What are Tahitian Beans?
The finest quality Tahitian vanilla beans are grown in Tahiti. They are significantly different from the Bourbon or Mexican beans in both appearance and flavor, but they are both used the same way. Tahitian beans are typically more fruity and floral than Bourbon and Mexican beans, but they have less natural vanillin, the flavor we most often associate with vanilla. They are especially nice to use in fruit or cream desserts or in seafood dishes. They are considerably more expensive than Bourbon or Mexican beans.
Papua New Guinea also produces Tahitian beans. However, they are thinner, drier, and and not quite as intensely flavored as the true Tahitian beans. Because they are significantly less expensive, they are used to make most Tahitian vanilla extracts.
What is Pure Vanilla Extract?
Pure vanilla extract is the concentrated flavor of vanilla beans. In the United States there is a Standard of Identity for pure vanilla extract. It requires that the extracts be made from 35% alcohol, a minimum of 13.38% vanilla bean extractives and purified water in order to be called pure vanilla extract.
Sugar, corn syrup, caramel color (which also contains sugar) and other additives are permitted and are supposed to be listed on the label, but frequently aren’t. If you are concerned about whether the extract you are using contains sweeteners, it is best to contact the manufacturer.
What is Vanilla Flavor?
Vanilla that does not contain alcohol is not allowed to be called pure vanilla extract. Its correct name in the Standard of Identity is Vanilla Flavor or Pure Vanilla Flavor. It is most frequently made with propylene glycol, a viscous, colorless liquid that has no flavor but has a slight sweetness to it. Vanilla flavor contains vanilla bean extractives and purified water. It may also contain sugar or corn syrup.
Some individuals are allergic to propylene glycol, which can cause a rash in people sensitive to the chemical.
What Color is Pure Vanilla Extract?
Pure vanilla extract is a light amber color. It can be difficult to see its color as it is most often sold in amber colored bottles in small sizes. Pour some into a clear container or into a small bowl then take it into bright light. If it does not contain caramel color, you will see that it is very clear and a light-to-medium amber color. You may also notice that it is slightly oily. That is from the natural volatile oils in the vanilla beans. If it is darker the extract probably contains caramel color.
Does Pure Vanilla Extract Contain Sugar?
Most pure vanilla extracts do contain sugar or corn syrup as the sugar helps to soften the harsh nose of the alcohol. They also may contain caramel color, which also contains sugar. You will need to discuss this with the extract manufacturer or supplier to determine if it contains sweeteners.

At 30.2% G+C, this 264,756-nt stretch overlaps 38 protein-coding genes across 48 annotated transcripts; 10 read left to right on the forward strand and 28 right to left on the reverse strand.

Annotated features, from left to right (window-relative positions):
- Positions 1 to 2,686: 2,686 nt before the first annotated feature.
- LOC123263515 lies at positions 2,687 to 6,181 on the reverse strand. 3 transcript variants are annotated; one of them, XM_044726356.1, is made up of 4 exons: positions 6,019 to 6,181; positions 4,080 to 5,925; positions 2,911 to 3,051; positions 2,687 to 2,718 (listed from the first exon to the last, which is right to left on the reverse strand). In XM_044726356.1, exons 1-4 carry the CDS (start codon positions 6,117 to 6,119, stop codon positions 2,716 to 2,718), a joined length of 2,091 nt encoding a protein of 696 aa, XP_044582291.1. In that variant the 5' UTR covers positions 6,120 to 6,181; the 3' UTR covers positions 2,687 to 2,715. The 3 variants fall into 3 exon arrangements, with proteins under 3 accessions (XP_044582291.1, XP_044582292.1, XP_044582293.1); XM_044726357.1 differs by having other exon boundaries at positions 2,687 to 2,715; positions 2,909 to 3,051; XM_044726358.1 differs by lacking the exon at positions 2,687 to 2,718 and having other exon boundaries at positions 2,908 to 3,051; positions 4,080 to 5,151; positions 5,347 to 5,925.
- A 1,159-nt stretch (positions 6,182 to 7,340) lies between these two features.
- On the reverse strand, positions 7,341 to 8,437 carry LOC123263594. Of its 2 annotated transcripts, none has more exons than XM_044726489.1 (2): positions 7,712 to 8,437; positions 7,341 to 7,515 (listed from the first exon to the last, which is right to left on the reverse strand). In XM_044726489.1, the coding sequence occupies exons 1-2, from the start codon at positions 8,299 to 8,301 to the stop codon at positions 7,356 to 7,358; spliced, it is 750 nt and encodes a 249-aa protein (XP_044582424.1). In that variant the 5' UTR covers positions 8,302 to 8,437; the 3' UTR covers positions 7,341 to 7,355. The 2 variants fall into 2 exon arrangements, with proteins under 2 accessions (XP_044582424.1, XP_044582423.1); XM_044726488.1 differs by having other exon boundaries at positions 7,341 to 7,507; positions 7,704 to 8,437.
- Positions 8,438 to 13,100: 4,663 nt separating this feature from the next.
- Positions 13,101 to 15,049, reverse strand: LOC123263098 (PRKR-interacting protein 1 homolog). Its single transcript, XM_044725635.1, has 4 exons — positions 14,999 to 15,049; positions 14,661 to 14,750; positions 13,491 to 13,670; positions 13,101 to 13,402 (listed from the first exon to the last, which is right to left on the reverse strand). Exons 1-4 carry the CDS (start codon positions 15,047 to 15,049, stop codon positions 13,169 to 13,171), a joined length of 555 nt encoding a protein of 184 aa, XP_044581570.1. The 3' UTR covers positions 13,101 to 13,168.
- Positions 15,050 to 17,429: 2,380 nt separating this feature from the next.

Does Pure Vanilla Extract Contain GMO’s?
This depends on the type of alcohol it is made from and if it has sweeteners in it. If it is made from sugar cane alcohol and does not contain corn syrup or beet sugar, it is GMO-free. If it contains grain alcohol, the alcohol is made from corn. If it is certified organic extract, the alcohol is probably GMO-free. You will need to discuss this with the extract manufacturer or supplier for specific information.
Is Pure Vanilla Extract Gluten-Free?
Unless the extract contains a wheat-based alcohol or has other additives, it is probably gluten-free. You will need to discuss this with the extract manufacturer or supplier to confirm that it is.
What is Clear or White Vanilla Extract?
Clear or white vanilla extract is an imitation vanilla made from synthetic vanillin. In the United States it must be labeled “Imitation Vanilla”. In England imitation vanilla is usually labeled “Vanilla Essence.” In Mexico and all through the Americas, it is almost always labeled as vanilla extract or with other words that make purchasers believe it is pure vanilla. Chances are 99.9% that it is imitation.
What is Double or Triple Fold Vanilla?
Vanilla extracts can come in single fold, which is the type that you purchase in small bottles, or it can be much two, three and four times stronger. The technical term is double, triple, etc. fold vanilla. It goes up to 20 fold, but it is far less stable after four-fold, so most manufacturers don’t use the really high-fold vanillas. When making multiple fold vanillas, more vanilla bean extractives are added to the mixture, but the same amount of alcohol as single fold is used. Bakeries, baked-goods manufacturers and the dairy and frozen dessert industries often use multiple-fold vanillas. Another advantage for using multiple-fold vanilla is to save money on long-distance shipping.